Tuesday, May 02, 2006


While working in my office on an offer/counter offer on a home in Garden Valley, Tom called. He had been previewing my web site and decided to call me to discuss his particular situation. Tom had just turned 60, he was retiring from his job in a few months and he and his wife wanted to move out of the Bay Area to a more rural setting. Tom had driven through Placerville a few times on his way to South Lake Tahoe and was seriously considering settling in the area after he sold his house in Freemont.

Tom like Bill Clinton and George W. Bush (both born in 1946) are among the front-runners of a large generational wave consisting of 70 million babies born between 1946 and 1964. Retiring Baby Boomers will have an impact on most every aspect of our economy including the county’s future housing values.

Tom’s story was familiar. Now that retirement was a reality he was seeking a more relaxed, less congested environment to spend the next chapter of his life. His story is a real life example of a migration taking place all over the country and confirmed by a report last week in a US Census Bureau study on domestic migration. The report tracks where people are leaving from and moving to between 2000 and 2004.

According to the study, more Californians are leaving the state than moving here. Each year nearly 100,000 more Californians moved out of state than moved in. This net out-migration is predominately from our larger metro regions such as Los Angeles, Santa Ana and Long Beach in the south and San Francisco/Oakland and Freemont region in the north. The yearly net out-migration of 61,000 people from the Bay Area has been increasing in recent years. So where are all these people going?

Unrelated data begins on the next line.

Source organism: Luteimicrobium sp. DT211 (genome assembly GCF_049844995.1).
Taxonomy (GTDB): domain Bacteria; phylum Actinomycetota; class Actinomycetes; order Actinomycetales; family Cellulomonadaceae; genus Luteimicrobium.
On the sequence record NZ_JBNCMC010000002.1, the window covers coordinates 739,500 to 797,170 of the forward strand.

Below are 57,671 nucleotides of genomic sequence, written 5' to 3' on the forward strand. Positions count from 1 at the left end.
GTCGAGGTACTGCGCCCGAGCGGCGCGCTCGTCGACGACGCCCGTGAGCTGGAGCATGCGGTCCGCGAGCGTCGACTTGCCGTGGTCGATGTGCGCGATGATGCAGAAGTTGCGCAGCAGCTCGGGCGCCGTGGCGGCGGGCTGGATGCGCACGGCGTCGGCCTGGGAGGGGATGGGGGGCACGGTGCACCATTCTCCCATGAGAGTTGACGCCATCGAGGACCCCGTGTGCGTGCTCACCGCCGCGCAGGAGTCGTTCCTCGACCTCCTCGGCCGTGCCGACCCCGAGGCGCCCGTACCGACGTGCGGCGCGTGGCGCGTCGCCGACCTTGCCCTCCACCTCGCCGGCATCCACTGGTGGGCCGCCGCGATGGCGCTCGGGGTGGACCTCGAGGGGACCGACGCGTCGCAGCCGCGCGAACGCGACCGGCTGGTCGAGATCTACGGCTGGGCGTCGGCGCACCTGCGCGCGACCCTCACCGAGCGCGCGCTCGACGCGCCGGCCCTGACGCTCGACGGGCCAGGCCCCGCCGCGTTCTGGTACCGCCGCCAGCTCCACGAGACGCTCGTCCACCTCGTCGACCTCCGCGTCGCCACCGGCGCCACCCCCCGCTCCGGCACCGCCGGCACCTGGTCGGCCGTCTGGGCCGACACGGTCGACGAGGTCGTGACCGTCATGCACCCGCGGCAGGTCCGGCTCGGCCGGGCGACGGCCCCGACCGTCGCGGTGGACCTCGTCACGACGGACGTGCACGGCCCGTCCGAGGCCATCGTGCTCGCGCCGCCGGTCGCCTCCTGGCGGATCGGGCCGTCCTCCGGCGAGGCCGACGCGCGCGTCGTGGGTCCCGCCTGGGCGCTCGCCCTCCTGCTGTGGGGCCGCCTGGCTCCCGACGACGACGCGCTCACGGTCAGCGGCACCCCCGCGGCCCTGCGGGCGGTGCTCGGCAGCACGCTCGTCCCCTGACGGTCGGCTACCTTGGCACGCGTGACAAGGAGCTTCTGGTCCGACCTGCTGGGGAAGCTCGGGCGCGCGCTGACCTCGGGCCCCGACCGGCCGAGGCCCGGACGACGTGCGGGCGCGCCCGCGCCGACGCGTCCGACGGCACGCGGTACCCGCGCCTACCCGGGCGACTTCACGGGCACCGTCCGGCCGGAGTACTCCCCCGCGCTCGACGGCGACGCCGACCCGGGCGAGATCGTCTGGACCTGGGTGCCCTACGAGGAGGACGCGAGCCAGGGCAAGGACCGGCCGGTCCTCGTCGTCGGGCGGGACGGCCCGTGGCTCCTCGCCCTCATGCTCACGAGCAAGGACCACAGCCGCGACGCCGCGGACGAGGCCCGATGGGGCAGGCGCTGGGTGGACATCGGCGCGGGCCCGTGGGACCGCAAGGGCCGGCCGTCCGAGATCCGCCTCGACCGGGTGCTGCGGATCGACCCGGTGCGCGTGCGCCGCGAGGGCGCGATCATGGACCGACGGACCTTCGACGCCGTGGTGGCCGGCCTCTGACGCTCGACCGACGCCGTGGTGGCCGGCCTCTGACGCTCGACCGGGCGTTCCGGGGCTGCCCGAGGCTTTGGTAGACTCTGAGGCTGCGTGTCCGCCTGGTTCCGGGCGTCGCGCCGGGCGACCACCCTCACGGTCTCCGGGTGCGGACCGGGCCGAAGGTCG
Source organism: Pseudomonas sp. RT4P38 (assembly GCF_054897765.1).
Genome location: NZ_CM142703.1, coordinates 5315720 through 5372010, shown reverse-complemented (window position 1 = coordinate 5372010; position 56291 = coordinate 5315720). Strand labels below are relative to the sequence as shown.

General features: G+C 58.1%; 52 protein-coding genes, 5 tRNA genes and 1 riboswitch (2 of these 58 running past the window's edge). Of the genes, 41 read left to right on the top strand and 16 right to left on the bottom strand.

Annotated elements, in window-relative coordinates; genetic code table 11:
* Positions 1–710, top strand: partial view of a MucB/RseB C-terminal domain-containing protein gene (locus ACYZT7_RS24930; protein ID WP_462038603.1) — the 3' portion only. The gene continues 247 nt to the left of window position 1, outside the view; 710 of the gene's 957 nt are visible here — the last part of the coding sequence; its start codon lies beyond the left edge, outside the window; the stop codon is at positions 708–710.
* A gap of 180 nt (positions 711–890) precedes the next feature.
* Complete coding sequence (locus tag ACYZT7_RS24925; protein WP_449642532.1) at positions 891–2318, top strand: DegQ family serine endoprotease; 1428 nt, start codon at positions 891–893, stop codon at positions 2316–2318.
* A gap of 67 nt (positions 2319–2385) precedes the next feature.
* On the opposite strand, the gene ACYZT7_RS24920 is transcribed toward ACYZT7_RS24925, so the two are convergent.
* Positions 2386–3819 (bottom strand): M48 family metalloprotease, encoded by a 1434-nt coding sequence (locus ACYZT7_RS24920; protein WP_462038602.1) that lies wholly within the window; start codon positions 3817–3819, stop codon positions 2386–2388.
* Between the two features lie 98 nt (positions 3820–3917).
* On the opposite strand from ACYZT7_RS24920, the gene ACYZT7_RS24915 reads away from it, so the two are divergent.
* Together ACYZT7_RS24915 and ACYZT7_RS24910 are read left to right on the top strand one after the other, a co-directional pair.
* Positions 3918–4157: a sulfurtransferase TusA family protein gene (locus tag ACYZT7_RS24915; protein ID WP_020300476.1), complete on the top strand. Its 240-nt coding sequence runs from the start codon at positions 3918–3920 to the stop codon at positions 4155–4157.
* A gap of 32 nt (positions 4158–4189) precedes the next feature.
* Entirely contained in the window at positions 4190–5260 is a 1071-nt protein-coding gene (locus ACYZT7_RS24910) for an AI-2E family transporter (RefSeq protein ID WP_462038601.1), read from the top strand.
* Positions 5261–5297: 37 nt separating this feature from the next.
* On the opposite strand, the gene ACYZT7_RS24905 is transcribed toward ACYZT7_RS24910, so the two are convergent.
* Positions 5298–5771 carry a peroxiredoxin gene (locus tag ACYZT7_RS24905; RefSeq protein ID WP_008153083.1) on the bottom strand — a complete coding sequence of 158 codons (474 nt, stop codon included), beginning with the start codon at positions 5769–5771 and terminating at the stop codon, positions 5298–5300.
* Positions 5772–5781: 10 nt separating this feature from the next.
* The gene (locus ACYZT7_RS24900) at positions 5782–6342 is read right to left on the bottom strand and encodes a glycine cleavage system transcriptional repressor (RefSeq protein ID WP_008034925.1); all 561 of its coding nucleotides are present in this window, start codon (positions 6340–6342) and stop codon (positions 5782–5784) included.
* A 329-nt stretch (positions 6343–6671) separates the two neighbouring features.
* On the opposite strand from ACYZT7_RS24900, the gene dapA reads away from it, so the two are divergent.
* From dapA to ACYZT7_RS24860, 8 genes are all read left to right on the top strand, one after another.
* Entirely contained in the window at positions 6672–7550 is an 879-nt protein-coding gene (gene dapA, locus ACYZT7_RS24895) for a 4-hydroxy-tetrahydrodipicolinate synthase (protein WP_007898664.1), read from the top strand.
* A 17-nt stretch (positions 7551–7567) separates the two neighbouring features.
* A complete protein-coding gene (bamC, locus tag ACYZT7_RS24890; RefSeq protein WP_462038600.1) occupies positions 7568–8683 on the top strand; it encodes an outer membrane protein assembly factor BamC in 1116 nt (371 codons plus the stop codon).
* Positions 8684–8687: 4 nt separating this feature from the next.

If Californians are moving out of state they are likely to end up in Arizona, Nevada and Washington. Riverside and San Bernardino Counties in the south have been gaining 75,000 in yearly net in-migration, while Sacramento, Placer and San Joaquin Counties have been the large recipients further north.

Many fleeing the big cities are seeking lower cost of housing. Affordable housing in our region has been attracting Bay Area homebuyers, investors and flippers for years. But many like Tom and millions of other retiring Baby Boomers are seeking a sanctuary of open space and woodland.

New consumer research, conducted by ProMatura Research and presented at the annual convention of the National Association of Home Builders in Orlando, provided some insight as to where Boomers want to live when they retire. On a golf course in a senior community didn’t even make the top ten list. The most popular vocational or environmental draws for boomers were “fresh water” and “green space”. Over 25 percent of likely movers over 55 told researchers they want to buy real estate “directly on”, or “with a view of”, or “near” fresh water such as lakes, rivers or ponds.” Nearly 12 percent want to buy real estate surrounded by “green space” such as “parklands”, “fields” or “trees” and 27 percent said they want to see “green space out their windows.” Do you know of anyplace close by meeting that description?

Over the past 150 years the value of real estate in the Sierra Foothills has been influenced by natural recourse extraction, agriculture and the availability of less expensive land within close proximity to major employment. Until very recently, open green space had not been assigned a value except by a few environmental groups. That thinking is changing. Many retiring Boomers, desiring to remain in California are seeking the inherent benefits that a rural country lifestyle has to offer. It’s not local employment that will attract well off boomers to pay premium prices for our real estate. It’s open green space. Our politicians and planners should focus on preserving the real value of county real estate before we lose it.


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